US President Donald Trump has revealed he is taking hydroxychloroquine, the anti-malaria drug he repeatedly recommended to Americans that was later rubbished by experts.
Trump said he had been taking the controversial medication for weeks, despite warnings from the FDA.
"I think it's good. I've heard a lot good stories. And if it's not good, I'll tell you right, I'm not going to get hurt by it," he said.
Trump has so far tested negative for the virus.
Trump says he is taking hydroxychloroquine, a drug FDA has cautioned about using for COVID-19. He started "a couple weeks ago"— CBS News (@CBSNews) May 18, 2020
"I think it's good. I've heard a lot good stories. And if it's not good, I'll tell you right, I'm not going to get hurt by it" https://t.co/Nj065CIsxp pic.twitter.com/eFPC0g1Vns
Trump repeatedly has pushed the malaria drug hydroxychloroquine with or without the antibiotic azithromycin, but no large, rigorous studies have found them safe or effective for preventing or treating Covid-19. They can cause heart rhythm problems and other side effects. The Food and Drug Administration has warned against the drug combo and said hydroxychloroquine should only be used for coronavirus in formal studies.
Two large observational studies, each involving around 1,400 patients in New York, recently found no benefit from hydroxychloroquine. Two new ones published Thursday in the medical journal BMJ reached the same conclusion.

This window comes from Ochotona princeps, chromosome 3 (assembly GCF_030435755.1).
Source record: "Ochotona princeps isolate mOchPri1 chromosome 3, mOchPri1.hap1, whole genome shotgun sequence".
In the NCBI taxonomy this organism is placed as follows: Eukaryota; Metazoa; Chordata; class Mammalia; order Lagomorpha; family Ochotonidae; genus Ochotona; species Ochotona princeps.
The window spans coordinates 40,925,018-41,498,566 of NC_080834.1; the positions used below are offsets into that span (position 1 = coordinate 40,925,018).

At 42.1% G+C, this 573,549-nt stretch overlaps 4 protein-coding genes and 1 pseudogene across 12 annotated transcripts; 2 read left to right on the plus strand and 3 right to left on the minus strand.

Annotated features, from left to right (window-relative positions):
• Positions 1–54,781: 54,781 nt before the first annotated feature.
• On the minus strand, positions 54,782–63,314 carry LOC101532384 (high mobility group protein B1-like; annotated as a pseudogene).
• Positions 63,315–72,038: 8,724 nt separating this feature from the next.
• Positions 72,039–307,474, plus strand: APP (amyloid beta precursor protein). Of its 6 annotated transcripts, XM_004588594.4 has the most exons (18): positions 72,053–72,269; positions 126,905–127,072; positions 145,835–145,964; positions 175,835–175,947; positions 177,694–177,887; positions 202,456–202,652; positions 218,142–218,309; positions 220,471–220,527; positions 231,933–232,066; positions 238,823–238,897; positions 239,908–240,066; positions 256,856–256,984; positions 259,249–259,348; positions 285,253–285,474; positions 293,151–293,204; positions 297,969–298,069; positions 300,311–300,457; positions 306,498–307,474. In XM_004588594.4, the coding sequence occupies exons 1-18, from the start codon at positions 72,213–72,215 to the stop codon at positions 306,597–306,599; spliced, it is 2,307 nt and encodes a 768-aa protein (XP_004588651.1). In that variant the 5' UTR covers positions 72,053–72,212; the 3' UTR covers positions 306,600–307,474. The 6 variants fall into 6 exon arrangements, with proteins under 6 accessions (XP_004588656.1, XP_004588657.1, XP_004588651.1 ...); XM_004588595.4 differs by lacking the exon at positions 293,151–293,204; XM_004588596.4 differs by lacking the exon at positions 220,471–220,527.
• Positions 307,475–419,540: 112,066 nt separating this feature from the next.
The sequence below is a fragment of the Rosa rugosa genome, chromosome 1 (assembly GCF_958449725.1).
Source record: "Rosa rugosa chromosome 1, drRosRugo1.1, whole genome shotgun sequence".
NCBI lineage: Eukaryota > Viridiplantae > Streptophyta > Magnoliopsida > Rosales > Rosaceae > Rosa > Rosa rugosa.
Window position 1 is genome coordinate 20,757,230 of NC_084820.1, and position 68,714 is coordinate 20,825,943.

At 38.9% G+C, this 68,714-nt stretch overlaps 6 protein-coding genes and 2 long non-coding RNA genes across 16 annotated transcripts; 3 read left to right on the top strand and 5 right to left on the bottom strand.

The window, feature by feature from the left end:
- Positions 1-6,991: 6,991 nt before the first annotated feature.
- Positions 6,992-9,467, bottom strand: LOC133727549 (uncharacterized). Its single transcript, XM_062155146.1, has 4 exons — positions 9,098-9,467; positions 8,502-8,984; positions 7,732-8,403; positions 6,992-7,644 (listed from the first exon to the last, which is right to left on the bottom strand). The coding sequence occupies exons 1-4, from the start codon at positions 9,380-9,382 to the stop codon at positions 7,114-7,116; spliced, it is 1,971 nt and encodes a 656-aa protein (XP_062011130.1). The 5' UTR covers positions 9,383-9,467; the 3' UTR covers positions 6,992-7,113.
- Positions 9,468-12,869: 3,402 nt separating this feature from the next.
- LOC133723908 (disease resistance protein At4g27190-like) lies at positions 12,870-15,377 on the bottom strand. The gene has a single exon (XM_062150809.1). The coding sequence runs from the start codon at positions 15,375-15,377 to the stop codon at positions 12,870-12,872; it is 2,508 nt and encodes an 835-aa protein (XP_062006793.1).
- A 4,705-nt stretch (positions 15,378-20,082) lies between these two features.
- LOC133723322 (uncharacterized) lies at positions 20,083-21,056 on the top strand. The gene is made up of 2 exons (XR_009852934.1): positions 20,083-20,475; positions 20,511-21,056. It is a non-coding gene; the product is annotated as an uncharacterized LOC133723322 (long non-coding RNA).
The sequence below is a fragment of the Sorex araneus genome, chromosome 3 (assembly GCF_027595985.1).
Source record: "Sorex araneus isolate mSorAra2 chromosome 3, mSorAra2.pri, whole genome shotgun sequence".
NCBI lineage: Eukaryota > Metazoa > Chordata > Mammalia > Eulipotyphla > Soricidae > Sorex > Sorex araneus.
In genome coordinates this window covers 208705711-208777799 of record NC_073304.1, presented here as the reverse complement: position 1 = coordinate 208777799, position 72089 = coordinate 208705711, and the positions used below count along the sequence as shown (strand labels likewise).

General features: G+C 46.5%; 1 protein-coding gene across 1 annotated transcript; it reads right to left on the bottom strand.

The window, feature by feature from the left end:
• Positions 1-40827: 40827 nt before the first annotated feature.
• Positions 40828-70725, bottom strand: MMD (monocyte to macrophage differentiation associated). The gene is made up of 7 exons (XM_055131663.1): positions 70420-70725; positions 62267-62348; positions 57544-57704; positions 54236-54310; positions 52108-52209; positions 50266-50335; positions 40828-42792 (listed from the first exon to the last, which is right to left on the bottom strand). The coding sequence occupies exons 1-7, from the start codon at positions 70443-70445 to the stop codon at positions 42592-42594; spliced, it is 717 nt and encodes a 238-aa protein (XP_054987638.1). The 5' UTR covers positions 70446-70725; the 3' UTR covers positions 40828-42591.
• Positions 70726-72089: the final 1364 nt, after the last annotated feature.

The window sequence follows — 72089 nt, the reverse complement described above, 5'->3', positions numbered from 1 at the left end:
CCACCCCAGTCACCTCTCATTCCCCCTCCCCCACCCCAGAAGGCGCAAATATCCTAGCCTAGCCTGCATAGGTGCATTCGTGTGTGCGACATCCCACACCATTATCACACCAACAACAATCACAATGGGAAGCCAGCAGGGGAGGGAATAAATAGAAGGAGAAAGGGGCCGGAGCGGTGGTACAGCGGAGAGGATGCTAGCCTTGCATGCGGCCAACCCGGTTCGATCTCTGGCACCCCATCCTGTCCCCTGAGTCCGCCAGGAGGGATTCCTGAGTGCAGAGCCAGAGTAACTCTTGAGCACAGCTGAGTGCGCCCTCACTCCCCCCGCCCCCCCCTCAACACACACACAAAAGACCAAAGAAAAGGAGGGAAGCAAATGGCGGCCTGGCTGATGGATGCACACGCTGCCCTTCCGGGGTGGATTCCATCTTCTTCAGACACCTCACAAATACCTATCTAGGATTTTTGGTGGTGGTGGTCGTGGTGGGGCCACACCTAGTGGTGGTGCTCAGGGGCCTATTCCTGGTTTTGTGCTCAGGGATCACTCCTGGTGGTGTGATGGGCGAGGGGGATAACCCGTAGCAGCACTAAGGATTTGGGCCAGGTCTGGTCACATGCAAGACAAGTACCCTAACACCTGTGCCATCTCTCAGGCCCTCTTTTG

One, by French researchers, gave 84 hospitalized patients the drug and 97 others the usual care. There were no differences in the odds of death, need for intensive care or developing severe illness.
The other study from China was a stricter test: 150 adults hospitalized with mild or moderate illness were randomly assigned to get hydroxychloroquine or usual care. The drug made no difference in rates of clearing the virus or time to relief of symptoms, and they brought more side effects.
In April, the National Institutes of Health launched a study testing hydroxychloroquine versus a placebo drug in 500 hospitalized COVID-19 patients. Last week, NIH announced another study to see if hydroxychloroquine plus azithromycin can prevent hospitalization or death in people with mild to moderate illness. About 2,000 U.S. adults with confirmed coronavirus infections and symptoms such as fever, cough or shortness of breath will get the drugs or placebo pills.